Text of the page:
I also had to “Joe-ify” my writing. The youngster had his own vernacular and speech patterns, so I often had to write at first as me and then translate the text into Joe-speak. I didn’t have to dumb him down, since he was supposed to be supersmart, but I had to make him, well, thirteen. I haven’t been thirteen in a long [long] time! When in doubt, I went back to the book and found passages of his dialog that I could adapt for my purposes. At other times, I reached back into time and revisited the 13 year old me who grew up in a small, rural area not so terribly far from Chester’s Mill, Maine.

The game went live when a link to Scarecrow Joe’s blog appeared on the official web site for Under the Dome. At that point, people still didn’t know it was a game. They just thought it was an interesting bit of promotion. I entertained myself reading what people wrote to and about Joe, including speculation about who was writing the blog. I was pleased that no one suspected it was me, which meant that my real internet persona could act as a shepherd, too, encouraging players with subtle direction.

People started engaging Scarecrow Joe in conversation. Players subscribed to his blog entries and befriended him on King’s message board after he joined. I decided to test out Twitter and quickly discovered the power of that social network – Joe racked up followers on Twitter much faster than he did on the blog and his tweets reached a wider audience.

The puzzles were just for fun in the beginning. Joe mentioned the hidden messages in the icons before commercial breaks on Fringe, for example, and posted links to web pages for the Caesar cipher. Ultimately the puzzles grew more sophisticated, using King’s newly posted pdf of The Cannibals manuscript as a lookup key. Diligent players found messages hidden in the web pages created for Chester’s Mill businesses. Several of those who cracked the final part of the puzzle were rewarded with free books, including a signed limited edition of Under the Dome for the first person to log in to the mystery URL at the end of the trail.

The webmaster was busily scurrying behind the scenes, setting up the puzzles and hiding the clues. All I had to do on a daily basis was be a rather precocious thirteen-year-old computer geek with a fondness for skateboarding. I didn’t have to create Scarecrow Joe out of whole cloth – I had the character and some of the situations from the novel to work from. However, I did have to interpret the character, put him in situations that weren’t in the book and interact with real people who wanted to strike up conversations with him. Most played along with the premise that they were interacting with a fictional character. One challenge for me was in handling people who wouldn’t or couldn’t, who insisted on breaking the wall between the fantasy of the ARG and reality. The ones who wanted to talk about events in the novel that hadn’t yet happened or who wanted Scarecrow Joe to pass messages to Stephen King.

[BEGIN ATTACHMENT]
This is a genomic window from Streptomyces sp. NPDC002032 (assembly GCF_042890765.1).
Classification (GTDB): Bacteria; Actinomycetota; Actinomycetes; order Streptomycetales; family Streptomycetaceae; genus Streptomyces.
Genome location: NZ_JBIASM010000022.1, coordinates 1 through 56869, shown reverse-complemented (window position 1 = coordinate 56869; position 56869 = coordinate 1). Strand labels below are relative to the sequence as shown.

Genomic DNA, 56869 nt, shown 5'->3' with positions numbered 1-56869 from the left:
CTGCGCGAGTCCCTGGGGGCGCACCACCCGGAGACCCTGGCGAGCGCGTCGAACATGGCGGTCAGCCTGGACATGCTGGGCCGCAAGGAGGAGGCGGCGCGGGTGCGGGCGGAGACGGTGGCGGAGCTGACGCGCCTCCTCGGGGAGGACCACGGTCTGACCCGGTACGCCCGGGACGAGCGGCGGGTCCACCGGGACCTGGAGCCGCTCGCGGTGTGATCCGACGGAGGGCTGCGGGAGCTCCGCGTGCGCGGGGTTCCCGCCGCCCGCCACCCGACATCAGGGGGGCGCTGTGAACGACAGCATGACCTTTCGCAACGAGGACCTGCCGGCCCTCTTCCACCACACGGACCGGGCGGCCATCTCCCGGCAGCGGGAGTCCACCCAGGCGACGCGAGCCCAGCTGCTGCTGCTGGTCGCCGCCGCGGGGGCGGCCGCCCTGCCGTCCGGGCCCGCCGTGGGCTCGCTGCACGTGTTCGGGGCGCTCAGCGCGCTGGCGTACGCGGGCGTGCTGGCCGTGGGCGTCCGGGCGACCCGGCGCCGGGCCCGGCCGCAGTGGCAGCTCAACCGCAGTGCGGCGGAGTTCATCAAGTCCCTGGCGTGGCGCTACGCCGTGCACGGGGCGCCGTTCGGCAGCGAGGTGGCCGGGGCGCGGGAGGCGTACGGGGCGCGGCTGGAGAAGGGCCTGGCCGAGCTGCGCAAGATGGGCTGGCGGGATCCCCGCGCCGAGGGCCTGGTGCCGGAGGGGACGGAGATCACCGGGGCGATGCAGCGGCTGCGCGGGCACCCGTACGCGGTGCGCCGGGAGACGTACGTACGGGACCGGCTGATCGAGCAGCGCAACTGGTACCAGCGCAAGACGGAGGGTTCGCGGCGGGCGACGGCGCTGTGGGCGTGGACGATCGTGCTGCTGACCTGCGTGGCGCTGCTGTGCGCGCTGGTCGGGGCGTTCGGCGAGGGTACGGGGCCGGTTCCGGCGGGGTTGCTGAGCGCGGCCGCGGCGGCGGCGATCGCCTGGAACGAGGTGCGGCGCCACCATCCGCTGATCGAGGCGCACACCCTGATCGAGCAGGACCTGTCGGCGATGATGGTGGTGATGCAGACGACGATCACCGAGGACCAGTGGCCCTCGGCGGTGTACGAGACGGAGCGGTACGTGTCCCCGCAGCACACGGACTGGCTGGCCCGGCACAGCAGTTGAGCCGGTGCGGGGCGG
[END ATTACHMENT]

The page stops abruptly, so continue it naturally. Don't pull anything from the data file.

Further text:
Scarecrow Joe was part of my daily routine for nearly two months, and it was a challenge to keep him from encroaching on my regular writing time. I had to keep him compartmentalized, but I needed to keep him alive, too. Constant care and feeding required. Some days it was easy to come up with something for him to ramble about—other days it was difficult. I didn’t have a script, so I was flying by the seat of my pants.

At the end of the day, it was a fun experience, putting on Joe’s raggedy sneakers and wandering about in Chester’s Mill before and after the dome came down. In the final analysis, it was a game, and my part involved writing a fictional character confronted by unusual circumstances. Not so very different from the rest of what I do as a writer.